Something of a pattern is beginning to emerge here; the same group of well connected people.

To be fair to the BBC they did invite some people who could argue against all this onto the show, which included Dr Trevor Turner from Hackney who provided some very well informed arguments against the case being made and Chris Davis, Libdem MEP for North West who really knows his stuff. And I was there, in me suite.

However, the claim beingmade was that children were getting harmed through cannabis use which was due to the arrival of “skunk”. These anti-cannabis people seem to be claiming it would be fine for kids to be using the “old type” of “pre-GM non addictive” cannabis they used to smoke.

My first joint “My first joint”
This mock-up of the famous Ladybird books has been circulating around the web for years and as far as we can tell, the original author is (perhaps wisely) keeping his or her head down, but it makes the point very well.

These people are actually building this panic on the back of a very real problem – children are getting involved in the illegal cannabis trade. Indeed, a lot of children are getting involved.

This skunk panic is being hyped up in the hope of causing public concern over this danger to our children,  not to draw attention to what’s really happening, but to give the impression that we need more and stronger prohibition.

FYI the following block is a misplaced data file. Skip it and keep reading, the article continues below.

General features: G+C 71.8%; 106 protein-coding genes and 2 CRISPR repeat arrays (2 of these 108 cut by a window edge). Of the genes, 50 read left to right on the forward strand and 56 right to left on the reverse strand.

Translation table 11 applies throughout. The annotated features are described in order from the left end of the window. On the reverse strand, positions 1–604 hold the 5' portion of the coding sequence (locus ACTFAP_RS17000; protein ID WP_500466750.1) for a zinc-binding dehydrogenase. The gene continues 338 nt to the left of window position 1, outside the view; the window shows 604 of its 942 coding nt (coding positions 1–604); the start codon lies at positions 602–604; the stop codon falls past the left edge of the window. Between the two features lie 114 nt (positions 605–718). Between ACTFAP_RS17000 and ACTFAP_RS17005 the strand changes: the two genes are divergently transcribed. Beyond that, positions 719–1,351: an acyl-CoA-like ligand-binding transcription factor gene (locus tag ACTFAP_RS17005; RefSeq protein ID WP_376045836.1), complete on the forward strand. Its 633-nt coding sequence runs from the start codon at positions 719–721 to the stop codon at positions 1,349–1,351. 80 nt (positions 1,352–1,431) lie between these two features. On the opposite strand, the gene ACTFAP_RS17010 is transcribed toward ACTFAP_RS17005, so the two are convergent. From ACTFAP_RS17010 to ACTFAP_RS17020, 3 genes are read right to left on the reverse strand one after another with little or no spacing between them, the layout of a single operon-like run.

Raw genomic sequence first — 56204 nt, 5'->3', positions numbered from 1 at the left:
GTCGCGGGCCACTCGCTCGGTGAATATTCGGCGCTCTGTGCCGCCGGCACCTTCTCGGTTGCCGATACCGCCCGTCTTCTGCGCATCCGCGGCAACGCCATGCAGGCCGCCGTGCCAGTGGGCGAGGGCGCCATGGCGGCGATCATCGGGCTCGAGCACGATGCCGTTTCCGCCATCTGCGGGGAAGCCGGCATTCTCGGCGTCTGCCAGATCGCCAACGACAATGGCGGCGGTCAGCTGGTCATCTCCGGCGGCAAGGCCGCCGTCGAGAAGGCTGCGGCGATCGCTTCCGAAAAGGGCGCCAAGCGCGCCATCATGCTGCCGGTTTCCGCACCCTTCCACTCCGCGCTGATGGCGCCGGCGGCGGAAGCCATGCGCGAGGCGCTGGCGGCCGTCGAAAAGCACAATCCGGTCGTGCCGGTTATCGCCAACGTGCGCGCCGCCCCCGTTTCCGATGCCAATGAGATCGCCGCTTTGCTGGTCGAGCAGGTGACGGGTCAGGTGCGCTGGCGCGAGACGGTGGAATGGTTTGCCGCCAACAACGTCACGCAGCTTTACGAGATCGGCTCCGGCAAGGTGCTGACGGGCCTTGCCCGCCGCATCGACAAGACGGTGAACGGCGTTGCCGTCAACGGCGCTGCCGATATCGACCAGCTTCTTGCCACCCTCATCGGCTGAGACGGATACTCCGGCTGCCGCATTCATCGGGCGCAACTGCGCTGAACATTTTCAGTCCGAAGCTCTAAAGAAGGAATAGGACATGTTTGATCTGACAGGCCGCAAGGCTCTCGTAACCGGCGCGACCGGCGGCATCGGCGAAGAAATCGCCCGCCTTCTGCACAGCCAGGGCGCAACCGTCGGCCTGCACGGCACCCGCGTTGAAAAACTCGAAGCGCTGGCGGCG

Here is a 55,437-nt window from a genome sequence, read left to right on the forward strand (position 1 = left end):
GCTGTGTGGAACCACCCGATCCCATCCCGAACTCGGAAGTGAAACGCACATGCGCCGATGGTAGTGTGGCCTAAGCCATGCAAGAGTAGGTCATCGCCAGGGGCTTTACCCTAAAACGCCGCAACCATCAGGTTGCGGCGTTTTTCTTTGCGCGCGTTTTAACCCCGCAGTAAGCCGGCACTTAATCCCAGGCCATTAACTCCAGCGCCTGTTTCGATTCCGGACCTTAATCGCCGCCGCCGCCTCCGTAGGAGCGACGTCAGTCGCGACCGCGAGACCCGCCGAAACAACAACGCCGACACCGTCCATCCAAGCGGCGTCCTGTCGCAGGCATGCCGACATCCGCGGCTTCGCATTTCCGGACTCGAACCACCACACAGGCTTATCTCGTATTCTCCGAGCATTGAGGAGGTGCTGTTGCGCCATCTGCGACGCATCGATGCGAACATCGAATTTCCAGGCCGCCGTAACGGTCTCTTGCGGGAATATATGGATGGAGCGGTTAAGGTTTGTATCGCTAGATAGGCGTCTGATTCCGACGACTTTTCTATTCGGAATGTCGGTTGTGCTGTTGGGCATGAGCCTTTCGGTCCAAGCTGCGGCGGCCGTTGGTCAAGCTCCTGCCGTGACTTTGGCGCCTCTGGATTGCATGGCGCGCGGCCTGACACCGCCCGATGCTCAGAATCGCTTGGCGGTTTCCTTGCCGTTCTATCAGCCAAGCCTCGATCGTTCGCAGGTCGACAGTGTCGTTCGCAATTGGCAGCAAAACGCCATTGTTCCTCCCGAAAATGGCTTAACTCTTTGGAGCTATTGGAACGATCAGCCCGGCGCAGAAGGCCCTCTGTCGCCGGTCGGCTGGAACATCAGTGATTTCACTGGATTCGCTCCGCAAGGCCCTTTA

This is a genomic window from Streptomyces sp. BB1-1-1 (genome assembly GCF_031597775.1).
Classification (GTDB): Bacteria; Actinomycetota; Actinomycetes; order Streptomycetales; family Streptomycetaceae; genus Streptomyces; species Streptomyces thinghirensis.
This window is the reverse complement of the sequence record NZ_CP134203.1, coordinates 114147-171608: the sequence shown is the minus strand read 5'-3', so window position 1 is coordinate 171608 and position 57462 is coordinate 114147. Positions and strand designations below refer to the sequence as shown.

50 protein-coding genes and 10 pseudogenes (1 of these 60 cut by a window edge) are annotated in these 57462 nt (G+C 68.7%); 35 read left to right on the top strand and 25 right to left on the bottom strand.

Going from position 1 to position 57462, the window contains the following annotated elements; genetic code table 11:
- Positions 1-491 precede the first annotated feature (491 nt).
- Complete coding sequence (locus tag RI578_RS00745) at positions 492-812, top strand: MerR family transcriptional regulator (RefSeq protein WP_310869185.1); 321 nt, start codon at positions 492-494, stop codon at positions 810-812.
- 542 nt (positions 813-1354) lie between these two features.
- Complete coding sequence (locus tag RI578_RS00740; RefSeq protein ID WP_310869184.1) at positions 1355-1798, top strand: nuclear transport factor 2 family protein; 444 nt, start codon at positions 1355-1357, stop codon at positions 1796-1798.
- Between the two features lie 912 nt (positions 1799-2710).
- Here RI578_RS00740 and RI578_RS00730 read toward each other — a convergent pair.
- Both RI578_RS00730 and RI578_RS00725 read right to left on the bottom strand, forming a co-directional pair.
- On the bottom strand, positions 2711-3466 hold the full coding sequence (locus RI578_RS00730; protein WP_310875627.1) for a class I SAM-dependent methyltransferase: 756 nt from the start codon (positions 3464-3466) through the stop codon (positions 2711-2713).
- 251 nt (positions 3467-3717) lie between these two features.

In truth however, what we’re seeing is the result of prohibition, the result of a massive and very profitable  industry operating without restriction, utterly uncontrolled. There is a saying in law reform circles: The minimum age for buying cannabis in the UK is £10 and so it is.

We can expect to hear a lot more about the skunk panic over the next few weeks as this clique of influential people use their connections to get their poison into the media. The danger is of course that politicians will smell votes in looking tough on drugs and will do something to play to the crowd.

The idea of making “skunk” class A is a non-starter. Of course, under prohibition there’s no way to know what you’re buying and there’s no way to tell simply by looking. In reality “Skunk” is a specific type of cannabis – a specific strain, but these people seem to be using the term generically to mean sensi weed grown under lights. But sensi cannabis grown under lights can be grown organically from seeds which produce a good ratio of THC to CBD, would they count that as “skunk” as well?

In any case, growing cannabis for sale already carries a 14 year prison term. If that isn’t a deterrent it’s hard to see what would be.

If there is a real concern about high THC cannabis, the answer is simple: Control the seed banks and ensure that the British cannabis crop is of the “right” type. The only way to prevent “skunk” – if it does need preventing – is by regulation and control of the commercial cannabis industry, which means legalisation, it can’t be done under prohibition.

The only way to protect children from the trade is also by legalising and controlling the trade, introducing age restrictions, licencing the dealers and so on.

In truth, this “skunk panic” is the law reform movements big opportunity and UKCIA for one will be making as much out of it as we can.

You can see “The Big Questions” cannabis debate – “Should we treat cannabis like heroin” – on BBC i-player for the next few weeks here. It’s in the last third of the show, 40 minutes in and runs for 20 mins.

Oh, and there is no such thing as “genetically modified” cannabis, that’s made that up as well.